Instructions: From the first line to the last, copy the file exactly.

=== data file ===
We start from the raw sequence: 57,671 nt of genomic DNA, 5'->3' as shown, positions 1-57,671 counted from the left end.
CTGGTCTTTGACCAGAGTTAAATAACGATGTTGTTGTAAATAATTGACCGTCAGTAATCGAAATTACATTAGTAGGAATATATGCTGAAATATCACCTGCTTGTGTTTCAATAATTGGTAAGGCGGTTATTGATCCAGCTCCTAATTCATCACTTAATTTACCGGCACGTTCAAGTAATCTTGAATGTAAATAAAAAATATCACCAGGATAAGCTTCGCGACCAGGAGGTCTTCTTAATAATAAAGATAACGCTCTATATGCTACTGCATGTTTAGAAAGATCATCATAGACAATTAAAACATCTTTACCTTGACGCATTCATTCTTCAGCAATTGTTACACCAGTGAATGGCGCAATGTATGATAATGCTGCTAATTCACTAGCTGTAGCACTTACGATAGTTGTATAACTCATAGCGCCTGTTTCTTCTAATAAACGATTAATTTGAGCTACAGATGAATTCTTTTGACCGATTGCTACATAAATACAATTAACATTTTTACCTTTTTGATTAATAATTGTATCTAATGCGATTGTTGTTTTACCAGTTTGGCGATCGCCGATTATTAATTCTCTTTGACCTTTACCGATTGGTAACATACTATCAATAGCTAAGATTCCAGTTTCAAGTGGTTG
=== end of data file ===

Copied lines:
We start from the raw sequence: 57,671 nt of genomic DNA, 5'->3' as shown, positions 1-57,671 counted from the left end.
CTGGTCTTTGACCAGAGTTAAATAACGATGTTGTTGTAAATAATTGACCGTCAGTAATCGAAATTACATTAGTAGGAATATATGCTGAAATATCACCTGCTTGTGTTTCAATAATTGGTAAGGCGGTTATTGATCCAGCTCCTAATTCATCACTTAATTTACCGGCACGTTCAAGTAATCTTGAATGTAAATAAAAAATATCACCAGGATAAGCTTCGCGACCAGGAGGTCTTCTTAATAATAAAGATAACGCTCTATATGCTACTGCATGTTTAGAAAGATCATCATAGACAATTAAAACATCTTTACCTTGACGCATTCATTCTTCAGCAATTGTTACACCAGTGAATGGCGCAATGTATGATAATGCTGCTAATTCACTAGCTGTAGCACTTACGATAGTTGTATAACTCATAGCGCCTGTTTCTTCTAATAAACGATTAATTTGAGCTACAGATGAATTCTTTTGACCGATTGCTACATAAATACAATTAACATTTTTACCTTTTTGATTAATAATTGTATCTAATGCGATTGTTGTTTTACCAGTTTGGCGATCGCCGATTATTAATTCTCTTTGACCTTTACCGATTGGTAACATACTATCAATAGCTAAGATTCCAGTTTCAAGTGGTTG